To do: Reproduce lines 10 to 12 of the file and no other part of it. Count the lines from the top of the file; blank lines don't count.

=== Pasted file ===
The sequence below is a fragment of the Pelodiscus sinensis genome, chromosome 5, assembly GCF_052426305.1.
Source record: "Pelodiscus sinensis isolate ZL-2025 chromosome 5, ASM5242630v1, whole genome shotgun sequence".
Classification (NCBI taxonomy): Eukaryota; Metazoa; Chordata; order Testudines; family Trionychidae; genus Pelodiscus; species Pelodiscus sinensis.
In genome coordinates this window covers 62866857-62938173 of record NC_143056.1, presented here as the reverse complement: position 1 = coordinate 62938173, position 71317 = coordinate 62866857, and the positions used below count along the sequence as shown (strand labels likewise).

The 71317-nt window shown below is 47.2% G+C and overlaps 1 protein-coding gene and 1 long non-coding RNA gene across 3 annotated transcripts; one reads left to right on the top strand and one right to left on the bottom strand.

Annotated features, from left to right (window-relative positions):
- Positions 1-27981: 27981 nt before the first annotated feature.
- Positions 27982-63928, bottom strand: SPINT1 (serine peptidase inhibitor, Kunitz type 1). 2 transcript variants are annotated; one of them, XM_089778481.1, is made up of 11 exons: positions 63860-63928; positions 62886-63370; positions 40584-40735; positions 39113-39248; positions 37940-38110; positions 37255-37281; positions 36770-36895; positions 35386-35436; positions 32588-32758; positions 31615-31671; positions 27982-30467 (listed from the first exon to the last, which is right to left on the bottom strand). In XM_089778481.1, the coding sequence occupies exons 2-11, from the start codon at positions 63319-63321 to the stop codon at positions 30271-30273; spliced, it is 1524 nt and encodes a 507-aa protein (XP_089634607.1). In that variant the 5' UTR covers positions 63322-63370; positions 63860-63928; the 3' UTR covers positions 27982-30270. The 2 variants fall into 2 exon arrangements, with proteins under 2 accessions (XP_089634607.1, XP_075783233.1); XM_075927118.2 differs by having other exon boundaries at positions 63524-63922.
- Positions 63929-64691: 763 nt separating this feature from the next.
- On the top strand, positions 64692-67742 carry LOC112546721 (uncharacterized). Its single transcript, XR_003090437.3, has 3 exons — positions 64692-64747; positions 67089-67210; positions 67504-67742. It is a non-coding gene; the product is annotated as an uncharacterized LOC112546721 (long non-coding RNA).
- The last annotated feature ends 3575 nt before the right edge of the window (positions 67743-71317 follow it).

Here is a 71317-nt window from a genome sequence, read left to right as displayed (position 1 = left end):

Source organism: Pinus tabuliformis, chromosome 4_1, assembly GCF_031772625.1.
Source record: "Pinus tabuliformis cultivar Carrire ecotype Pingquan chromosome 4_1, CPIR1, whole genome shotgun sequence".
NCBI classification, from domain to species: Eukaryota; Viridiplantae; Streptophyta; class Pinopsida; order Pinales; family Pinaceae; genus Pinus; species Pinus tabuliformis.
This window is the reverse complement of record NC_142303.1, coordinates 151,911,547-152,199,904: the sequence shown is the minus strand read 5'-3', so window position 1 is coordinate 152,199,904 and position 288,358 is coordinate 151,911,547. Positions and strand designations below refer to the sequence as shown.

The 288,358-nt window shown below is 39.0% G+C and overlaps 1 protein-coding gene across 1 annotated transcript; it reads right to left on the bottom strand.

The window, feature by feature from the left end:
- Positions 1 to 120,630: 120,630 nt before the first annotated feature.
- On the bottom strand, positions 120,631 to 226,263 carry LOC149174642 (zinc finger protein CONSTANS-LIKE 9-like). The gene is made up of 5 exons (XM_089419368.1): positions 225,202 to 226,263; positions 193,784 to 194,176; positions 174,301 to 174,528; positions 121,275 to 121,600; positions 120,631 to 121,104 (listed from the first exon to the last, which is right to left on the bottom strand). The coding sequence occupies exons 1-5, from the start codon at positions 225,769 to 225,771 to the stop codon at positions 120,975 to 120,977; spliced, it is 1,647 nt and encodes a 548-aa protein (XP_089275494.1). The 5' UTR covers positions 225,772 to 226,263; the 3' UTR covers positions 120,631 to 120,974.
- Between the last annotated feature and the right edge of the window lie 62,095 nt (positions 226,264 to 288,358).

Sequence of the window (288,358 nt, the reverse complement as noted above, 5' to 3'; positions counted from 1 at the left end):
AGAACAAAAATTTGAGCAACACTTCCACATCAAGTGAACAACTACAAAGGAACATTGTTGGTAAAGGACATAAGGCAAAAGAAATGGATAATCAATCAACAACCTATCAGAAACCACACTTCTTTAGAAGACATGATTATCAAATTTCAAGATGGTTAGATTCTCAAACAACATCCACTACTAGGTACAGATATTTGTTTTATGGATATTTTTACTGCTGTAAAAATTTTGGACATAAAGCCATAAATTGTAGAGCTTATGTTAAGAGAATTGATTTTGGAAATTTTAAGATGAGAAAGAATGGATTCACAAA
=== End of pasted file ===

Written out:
- On the top strand, positions 64692-67742 carry LOC112546721 (uncharacterized). Its single transcript, XR_003090437.3, has 3 exons — positions 64692-64747; positions 67089-67210; positions 67504-67742. It is a non-coding gene; the product is annotated as an uncharacterized LOC112546721 (long non-coding RNA).
- The last annotated feature ends 3575 nt before the right edge of the window (positions 67743-71317 follow it).

Here is a 71317-nt window from a genome sequence, read left to right as displayed (position 1 = left end):